A new partnership between the Bureau of Land Management and the Intermountain West Joint Venture will build on the successful model pioneered by the NRCS-led Sage Grouse Initiative on private ranchlands, and promote win-win solutions for people and wildlife across the sagebrush sea.
Building on the successful creation of plans and proven models to conserve sagebrush habitat for greater sage-grouse, the Bureau of Land Management (BLM) and the Intermountain West Joint Venture (IWJV) have formalized a partnership effort to help maintain the West’s sagebrush sea.
During the Western Association of Fish and Wildlife Agencies’ Summer Meeting this week, BLM Division Chief of Fish and Wildlife Conservation Steve Small announced that the two organizations had finalized a five-year, up to $5 million intra-agency agreement to promote win-win solutions for wildlife and working lands. The $5 million provided by the BLM will be matched with partner funding. Projects to be undertaken with these funds are specified in the agreement.
“By joining forces as we created conservation plans that support the west’s sagebrush sea and the wildlife and people who rely on it, we’ve already achieved a remarkable conservation success,” BLM Director Neil Kornze said. “It makes sense to continue our joint effort as we ramp up our on-the-ground efforts to conserve this land and the western way of life it represents.”
The IWJV is a self-directed partnership that seeks to conserve priority bird habitats through partnership-driven, science-based projects and programs across 11 western states. The IWJV has worked closely with U.S. Department of Agriculture’s Natural Resources Conservation Service (NRCS) through a separate partnership, the Sage Grouse Initiative, which has built capacity to support science-based and spatially targeted practices to reduce threats to sage-grouse on private working lands.
“Sagebrush habitat is vital to more than 350 species of wildlife and to many, many people who rely on this habitat for their livelihoods,” IWJV Coordinator Dave Smith said. “With 90 percent of the sagebrush habitat in North American located in the Intermountain West, the IWJV is prioritizing opportunities to conserve and restore the system working cooperatively to achieve win-win solutions for people and wildlife.”
The purpose of the agreement between the BLM and the IWJV is to expand the capacity-building model and priority conservation practices pioneered through the NRCS-led Sage Grouse Initiative by transferring the successful private lands model to this new public lands partnership. This agreement will facilitate collaboration in focal landscapes to accomplish on-the-ground projects such as: conifer removal, fire and invasive treatments, wet meadow habitat restoration, and planning and implementation of range structural improvements.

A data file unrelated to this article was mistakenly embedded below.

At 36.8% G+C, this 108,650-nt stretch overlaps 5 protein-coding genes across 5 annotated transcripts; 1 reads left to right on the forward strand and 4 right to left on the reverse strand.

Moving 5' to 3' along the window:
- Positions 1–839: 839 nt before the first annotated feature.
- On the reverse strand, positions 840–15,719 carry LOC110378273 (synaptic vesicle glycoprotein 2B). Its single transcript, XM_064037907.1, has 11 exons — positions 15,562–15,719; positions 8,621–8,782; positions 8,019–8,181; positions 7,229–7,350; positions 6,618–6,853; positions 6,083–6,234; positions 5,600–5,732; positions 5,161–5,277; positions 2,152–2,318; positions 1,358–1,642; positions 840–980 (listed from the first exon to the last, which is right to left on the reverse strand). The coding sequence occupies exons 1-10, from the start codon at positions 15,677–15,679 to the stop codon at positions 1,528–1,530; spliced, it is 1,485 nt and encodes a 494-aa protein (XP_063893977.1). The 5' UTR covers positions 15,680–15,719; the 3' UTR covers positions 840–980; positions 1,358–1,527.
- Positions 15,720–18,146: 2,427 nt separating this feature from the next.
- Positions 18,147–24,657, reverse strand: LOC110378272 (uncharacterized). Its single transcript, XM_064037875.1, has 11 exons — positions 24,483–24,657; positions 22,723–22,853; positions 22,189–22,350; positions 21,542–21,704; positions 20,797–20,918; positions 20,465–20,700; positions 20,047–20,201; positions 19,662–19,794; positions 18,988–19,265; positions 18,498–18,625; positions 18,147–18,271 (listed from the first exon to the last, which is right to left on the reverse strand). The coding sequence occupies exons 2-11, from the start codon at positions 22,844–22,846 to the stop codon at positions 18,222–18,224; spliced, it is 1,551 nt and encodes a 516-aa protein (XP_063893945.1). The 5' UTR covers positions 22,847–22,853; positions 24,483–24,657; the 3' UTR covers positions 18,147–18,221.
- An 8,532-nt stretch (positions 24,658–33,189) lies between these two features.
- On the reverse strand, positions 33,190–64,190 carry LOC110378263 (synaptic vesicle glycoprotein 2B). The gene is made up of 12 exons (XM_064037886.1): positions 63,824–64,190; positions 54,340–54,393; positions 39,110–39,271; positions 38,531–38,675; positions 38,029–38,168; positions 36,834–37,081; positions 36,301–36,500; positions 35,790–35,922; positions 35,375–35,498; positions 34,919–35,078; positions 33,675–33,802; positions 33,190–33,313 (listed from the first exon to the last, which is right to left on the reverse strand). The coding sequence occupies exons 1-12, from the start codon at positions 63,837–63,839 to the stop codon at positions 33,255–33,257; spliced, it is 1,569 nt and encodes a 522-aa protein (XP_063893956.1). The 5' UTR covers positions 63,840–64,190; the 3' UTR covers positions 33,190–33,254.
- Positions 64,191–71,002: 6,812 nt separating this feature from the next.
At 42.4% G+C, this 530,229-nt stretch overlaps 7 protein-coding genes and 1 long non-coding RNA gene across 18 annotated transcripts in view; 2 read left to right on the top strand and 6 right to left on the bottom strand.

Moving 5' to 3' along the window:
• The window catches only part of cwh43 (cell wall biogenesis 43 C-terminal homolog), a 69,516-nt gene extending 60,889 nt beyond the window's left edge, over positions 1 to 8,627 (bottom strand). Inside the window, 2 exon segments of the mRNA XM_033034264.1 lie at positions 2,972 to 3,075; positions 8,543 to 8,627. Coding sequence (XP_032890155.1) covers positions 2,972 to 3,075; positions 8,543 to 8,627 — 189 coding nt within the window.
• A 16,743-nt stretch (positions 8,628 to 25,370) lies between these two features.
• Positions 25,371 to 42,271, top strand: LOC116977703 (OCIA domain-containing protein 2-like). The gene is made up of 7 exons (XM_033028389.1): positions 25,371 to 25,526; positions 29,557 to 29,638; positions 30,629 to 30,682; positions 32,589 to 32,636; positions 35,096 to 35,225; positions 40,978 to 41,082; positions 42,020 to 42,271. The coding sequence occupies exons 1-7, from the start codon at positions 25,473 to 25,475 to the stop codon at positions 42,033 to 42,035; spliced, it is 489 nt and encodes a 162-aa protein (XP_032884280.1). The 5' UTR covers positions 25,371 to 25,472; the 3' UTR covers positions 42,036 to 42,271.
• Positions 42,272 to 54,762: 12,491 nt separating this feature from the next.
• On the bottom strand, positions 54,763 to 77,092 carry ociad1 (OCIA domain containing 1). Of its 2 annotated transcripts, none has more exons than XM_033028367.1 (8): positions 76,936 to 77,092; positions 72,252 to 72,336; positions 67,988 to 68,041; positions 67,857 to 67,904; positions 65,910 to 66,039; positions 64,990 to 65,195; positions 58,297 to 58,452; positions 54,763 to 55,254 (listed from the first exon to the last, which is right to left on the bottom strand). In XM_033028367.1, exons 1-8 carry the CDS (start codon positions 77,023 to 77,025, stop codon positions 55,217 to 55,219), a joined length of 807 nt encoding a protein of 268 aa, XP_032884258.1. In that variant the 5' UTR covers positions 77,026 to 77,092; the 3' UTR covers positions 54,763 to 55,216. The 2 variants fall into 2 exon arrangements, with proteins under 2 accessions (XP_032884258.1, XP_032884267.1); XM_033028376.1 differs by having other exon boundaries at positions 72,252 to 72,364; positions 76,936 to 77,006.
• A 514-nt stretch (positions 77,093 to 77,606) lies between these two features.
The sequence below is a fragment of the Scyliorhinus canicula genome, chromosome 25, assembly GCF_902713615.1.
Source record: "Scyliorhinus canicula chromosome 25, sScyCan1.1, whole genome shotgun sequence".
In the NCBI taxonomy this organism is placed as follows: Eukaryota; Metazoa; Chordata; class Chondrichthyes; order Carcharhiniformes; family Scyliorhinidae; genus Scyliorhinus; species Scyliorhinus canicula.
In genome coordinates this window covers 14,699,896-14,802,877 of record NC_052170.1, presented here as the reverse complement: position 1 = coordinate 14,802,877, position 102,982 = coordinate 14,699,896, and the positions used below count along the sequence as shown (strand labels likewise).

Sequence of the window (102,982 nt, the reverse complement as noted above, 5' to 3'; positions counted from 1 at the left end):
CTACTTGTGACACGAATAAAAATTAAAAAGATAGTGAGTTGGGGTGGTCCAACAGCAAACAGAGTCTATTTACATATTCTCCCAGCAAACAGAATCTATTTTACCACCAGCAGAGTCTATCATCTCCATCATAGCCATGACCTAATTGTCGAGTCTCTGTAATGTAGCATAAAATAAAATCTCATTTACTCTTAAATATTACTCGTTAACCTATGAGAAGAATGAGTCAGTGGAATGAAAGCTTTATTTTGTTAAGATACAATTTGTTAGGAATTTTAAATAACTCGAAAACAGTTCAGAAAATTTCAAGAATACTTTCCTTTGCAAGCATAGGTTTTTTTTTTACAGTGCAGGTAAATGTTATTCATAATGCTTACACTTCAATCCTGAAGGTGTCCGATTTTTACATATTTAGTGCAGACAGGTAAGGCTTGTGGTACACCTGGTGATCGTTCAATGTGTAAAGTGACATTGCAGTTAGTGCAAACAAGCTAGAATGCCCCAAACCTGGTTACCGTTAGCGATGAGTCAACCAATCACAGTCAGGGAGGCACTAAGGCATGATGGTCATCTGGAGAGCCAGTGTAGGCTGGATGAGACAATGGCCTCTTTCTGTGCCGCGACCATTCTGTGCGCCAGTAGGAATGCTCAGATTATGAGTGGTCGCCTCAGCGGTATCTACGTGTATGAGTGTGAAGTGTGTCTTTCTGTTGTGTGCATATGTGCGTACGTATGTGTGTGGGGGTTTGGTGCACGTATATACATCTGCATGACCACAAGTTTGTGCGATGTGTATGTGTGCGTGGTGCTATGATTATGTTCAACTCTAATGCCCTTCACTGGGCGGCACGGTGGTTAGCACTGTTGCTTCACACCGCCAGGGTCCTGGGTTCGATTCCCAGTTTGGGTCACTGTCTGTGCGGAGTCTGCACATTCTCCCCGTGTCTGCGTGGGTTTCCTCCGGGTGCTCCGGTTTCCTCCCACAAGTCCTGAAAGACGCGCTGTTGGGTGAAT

The partnership agreement between the BLM and the IWJV will further develop sagebrush habitat conservation capacity by focusing on four objectives:
More than half of sage-grouse habitat is on federal lands, most of it managed by the BLM. The overall goal of the federal conservation plans is to prevent further degradation of the best remaining sage-grouse habitat, minimize disturbance where possible and mitigate unavoidable impacts by protecting and improving similar habitat.
“NRCS has seen success in partnership with the Intermountain West Joint Venture through the Sage Grouse Initiative, which has conserved more than 5 million acres of habitat since 2010,” said Astor Boozer, NRCS Regional Conservationist-West. “We applaud IWJV and BLM for their endeavor that builds upon this successful model of collaboration with ranchers and partners in win-win solutions on public lands.”
The BLM-IWJV agreement reflects continued collaboration and investment by federal agencies, private landowners, state fish and wildlife agencies and partner organizations to join voluntary efforts at the landscape-level for the benefit of sage-grouse, other sage-dependent wildlife, ranching operations, and rural communities.
The BLM manages more than 245 million acres of public land, the most of any Federal agency. This land, known as the National System of Public Lands, is primarily located in 12 Western states, including Alaska. The BLM also administers 700 million acres of sub-surface mineral estate throughout the nation. The BLM’s mission is to manage and conserve the public lands for the use and enjoyment of present and future generations under our mandate of multiple-use and sustained yield. In Fiscal Year 2014, the BLM generated $5.2 billion in receipts from public lands.